Volume 1 in a Client Management series by Jeanne Sockle

Think back to your very first exposure to a court room as an attorney.  Remember how intimidating the setting was and how unsure you felt about how you were supposed to look and behave.  As with many professions, our processes, procedures, behavior, and even the familiarity with the courtroom, become second nature to us over time.  However, most of our clients are venturing into totally unknown territory.

Without a doubt, there is a certain etiquette and decorum expected within our halls of justice.

Without a doubt, there is a certain etiquette and decorum expected within our halls of justice.  Anyone appearing in our courts who shows a level of respect for the legal institution in their appearance and behavior is certainly going to fare far better than those who do not.

Our clients are not always aware of the importance of this fact.  Even if they are, they may choose to ignore it as a form of rebellion against the legal system.  And, of course, our culture as a whole, has moved significantly in the direction of more casual attire and less respect for authority.  Problems arise when our clients fail to recognize that they may be hurting their own cause by making a less than favorable impression on the court.

Counseling our clients is one aspect, of many, in our duty to appropriately represent them

Counseling our clients is one aspect, of many, in our duty to appropriately represent them, and have them well-prepared to make a good impression in their court appearances.

The following is a primer that we have developed and use to educate our clients in preparing for court and other legal proceedings.  Obviously, this material should be used in conjunction with repeated conversations with your client about what you and others may expect of them.  Additionally, the client should be well-informed of any specific requirements of your court and well-prepared for their testimony.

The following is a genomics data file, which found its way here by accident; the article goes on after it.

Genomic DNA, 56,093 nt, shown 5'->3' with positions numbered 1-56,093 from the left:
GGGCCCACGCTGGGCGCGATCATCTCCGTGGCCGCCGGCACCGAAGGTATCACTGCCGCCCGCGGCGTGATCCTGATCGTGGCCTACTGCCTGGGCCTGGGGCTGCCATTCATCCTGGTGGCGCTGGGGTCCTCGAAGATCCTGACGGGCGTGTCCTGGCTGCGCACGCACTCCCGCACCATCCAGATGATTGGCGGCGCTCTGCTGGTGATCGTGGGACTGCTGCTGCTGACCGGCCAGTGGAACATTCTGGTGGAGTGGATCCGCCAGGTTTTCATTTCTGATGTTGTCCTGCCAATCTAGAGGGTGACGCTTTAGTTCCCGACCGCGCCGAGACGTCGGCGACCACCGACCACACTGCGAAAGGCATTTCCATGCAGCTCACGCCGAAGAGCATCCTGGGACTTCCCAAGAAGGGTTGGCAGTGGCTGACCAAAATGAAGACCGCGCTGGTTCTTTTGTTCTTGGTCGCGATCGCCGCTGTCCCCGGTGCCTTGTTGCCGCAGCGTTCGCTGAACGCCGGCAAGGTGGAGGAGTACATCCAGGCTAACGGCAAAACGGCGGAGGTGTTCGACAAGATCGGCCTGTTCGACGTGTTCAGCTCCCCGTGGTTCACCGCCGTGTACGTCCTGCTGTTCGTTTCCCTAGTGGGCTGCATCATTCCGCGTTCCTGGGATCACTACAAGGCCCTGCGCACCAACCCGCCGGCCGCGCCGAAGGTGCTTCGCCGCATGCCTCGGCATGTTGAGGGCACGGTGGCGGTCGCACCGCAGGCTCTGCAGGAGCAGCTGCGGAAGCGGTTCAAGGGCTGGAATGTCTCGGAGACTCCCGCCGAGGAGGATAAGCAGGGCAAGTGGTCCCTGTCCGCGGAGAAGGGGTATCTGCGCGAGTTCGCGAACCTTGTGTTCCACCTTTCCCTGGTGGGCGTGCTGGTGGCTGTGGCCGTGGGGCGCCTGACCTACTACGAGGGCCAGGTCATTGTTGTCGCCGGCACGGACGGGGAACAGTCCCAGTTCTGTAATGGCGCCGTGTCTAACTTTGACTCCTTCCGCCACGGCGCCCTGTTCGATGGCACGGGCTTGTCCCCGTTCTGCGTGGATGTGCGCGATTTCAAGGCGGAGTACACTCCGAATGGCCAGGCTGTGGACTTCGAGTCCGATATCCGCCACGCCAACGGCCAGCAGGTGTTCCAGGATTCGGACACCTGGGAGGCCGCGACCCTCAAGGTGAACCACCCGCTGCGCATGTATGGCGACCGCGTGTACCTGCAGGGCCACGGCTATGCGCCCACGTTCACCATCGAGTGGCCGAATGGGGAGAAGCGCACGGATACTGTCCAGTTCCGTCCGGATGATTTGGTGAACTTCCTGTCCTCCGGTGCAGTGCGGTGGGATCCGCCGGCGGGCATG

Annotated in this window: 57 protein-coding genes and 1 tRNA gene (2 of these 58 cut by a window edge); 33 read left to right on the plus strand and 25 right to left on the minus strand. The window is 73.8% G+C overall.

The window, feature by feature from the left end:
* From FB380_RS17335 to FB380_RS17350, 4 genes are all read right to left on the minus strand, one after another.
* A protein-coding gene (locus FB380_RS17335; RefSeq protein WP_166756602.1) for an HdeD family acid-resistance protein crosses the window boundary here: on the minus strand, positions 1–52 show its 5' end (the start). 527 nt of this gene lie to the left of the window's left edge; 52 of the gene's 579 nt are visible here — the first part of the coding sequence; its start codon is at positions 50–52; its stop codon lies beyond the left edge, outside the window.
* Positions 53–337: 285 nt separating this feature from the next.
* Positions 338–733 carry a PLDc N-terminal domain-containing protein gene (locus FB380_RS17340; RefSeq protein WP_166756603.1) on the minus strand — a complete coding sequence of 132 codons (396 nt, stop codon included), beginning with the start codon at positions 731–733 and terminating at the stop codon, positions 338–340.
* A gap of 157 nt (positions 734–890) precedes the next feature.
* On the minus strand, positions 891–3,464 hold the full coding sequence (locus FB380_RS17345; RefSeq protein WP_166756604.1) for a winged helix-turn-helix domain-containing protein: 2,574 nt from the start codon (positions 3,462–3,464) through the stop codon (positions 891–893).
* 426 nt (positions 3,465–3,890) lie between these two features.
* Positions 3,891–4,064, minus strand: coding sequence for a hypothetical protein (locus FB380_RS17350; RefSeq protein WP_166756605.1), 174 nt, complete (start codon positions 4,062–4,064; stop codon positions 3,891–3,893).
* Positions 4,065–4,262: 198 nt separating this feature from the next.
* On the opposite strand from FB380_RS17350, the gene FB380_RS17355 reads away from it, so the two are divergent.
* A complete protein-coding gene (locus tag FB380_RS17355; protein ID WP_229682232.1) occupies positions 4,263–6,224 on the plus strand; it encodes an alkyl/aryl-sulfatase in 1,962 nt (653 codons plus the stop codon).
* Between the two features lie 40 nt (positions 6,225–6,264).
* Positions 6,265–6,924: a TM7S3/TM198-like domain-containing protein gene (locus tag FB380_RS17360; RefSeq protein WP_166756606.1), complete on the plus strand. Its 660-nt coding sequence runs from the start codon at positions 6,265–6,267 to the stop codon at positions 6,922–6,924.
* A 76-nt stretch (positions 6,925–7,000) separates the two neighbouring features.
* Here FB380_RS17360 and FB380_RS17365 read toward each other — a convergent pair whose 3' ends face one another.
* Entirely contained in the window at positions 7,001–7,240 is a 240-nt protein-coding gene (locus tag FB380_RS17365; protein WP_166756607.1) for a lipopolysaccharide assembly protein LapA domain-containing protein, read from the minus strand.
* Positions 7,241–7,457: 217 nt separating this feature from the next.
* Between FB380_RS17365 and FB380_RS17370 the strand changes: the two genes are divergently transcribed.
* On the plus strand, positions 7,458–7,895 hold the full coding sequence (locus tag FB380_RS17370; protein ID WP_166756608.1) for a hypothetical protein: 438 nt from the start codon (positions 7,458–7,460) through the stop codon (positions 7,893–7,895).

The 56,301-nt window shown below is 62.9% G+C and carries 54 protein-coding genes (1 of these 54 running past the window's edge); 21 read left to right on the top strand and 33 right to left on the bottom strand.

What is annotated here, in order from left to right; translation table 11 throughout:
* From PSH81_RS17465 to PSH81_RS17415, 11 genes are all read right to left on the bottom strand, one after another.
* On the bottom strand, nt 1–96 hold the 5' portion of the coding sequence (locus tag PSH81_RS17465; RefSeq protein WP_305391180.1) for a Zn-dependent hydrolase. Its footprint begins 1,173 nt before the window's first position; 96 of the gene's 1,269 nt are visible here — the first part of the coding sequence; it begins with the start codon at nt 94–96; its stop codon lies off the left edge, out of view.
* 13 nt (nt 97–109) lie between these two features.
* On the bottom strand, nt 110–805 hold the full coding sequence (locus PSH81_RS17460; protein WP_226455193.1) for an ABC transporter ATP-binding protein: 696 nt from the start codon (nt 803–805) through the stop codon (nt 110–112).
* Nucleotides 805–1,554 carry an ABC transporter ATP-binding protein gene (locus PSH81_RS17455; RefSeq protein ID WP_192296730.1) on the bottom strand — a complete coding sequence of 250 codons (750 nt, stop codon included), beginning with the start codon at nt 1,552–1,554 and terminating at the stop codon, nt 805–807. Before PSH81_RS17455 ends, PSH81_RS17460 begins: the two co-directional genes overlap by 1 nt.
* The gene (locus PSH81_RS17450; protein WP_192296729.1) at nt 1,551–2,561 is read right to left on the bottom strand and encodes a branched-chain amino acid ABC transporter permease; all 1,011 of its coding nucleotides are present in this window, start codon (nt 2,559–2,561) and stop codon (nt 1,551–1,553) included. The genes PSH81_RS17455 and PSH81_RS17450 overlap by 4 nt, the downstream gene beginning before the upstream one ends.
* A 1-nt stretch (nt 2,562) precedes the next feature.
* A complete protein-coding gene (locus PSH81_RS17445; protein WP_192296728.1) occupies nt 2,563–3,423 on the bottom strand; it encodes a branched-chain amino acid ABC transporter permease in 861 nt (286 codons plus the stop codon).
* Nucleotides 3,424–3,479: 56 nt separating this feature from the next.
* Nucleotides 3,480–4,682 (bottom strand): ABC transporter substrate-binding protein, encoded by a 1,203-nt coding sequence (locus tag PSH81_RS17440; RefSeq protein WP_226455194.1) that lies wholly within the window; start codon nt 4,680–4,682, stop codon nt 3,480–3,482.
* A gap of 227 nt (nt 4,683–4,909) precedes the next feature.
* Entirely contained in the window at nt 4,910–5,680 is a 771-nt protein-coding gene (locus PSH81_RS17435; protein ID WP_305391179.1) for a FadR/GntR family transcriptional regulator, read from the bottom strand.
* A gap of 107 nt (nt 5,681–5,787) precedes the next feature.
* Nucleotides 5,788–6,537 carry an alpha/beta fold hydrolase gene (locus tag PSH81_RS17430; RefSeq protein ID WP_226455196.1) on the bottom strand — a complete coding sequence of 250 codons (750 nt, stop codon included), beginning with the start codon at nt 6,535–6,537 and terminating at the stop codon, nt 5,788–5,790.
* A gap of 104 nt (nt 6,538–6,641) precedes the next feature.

Having a well-prepared and well-informed client is always going to work to your advantage

Having a well-prepared and well-informed client is always going to work to your advantage and just might make the difference between a win and a loss.  It is our job to do the most we can to ensure the best outcome for our clients.  Sometimes that means counseling them on issues that seem outside the realm of our legal skills, but it is still important advice that can make a big difference in how our client is perceived.

You may want to use our brochure as a guide for developing your own client material. You can view the original article here or download a copy to give to your clients.

Again, you are encouraged to discuss these issues candidly with your client

Again, you are encouraged to discuss these issues candidly with your client; a handout may never be read.  It may take a little extra time and effort on your part.  But, that investment will likely pay off nicely and it is certainly easier than trying to change a bad impression left by your client or overturn a unfavorable ruling based on an poorly perceived or poorly controlled client.

Jeanne Sockle

Jeanne Sockle

Jeanne, co-founder and managing partner of Divorce Lawyers for Men, is a successful civil litigator who has focused her legal practice on complex litigation, primarily catastrophic injury and wrongful death lawsuits. She has served as a member and Chair of the Washington State Bar Association Law Clerk Board, as a Thurston County Family Court Child Advocate, and as a founding member of the Thurston County Volunteer Legal Clinic.

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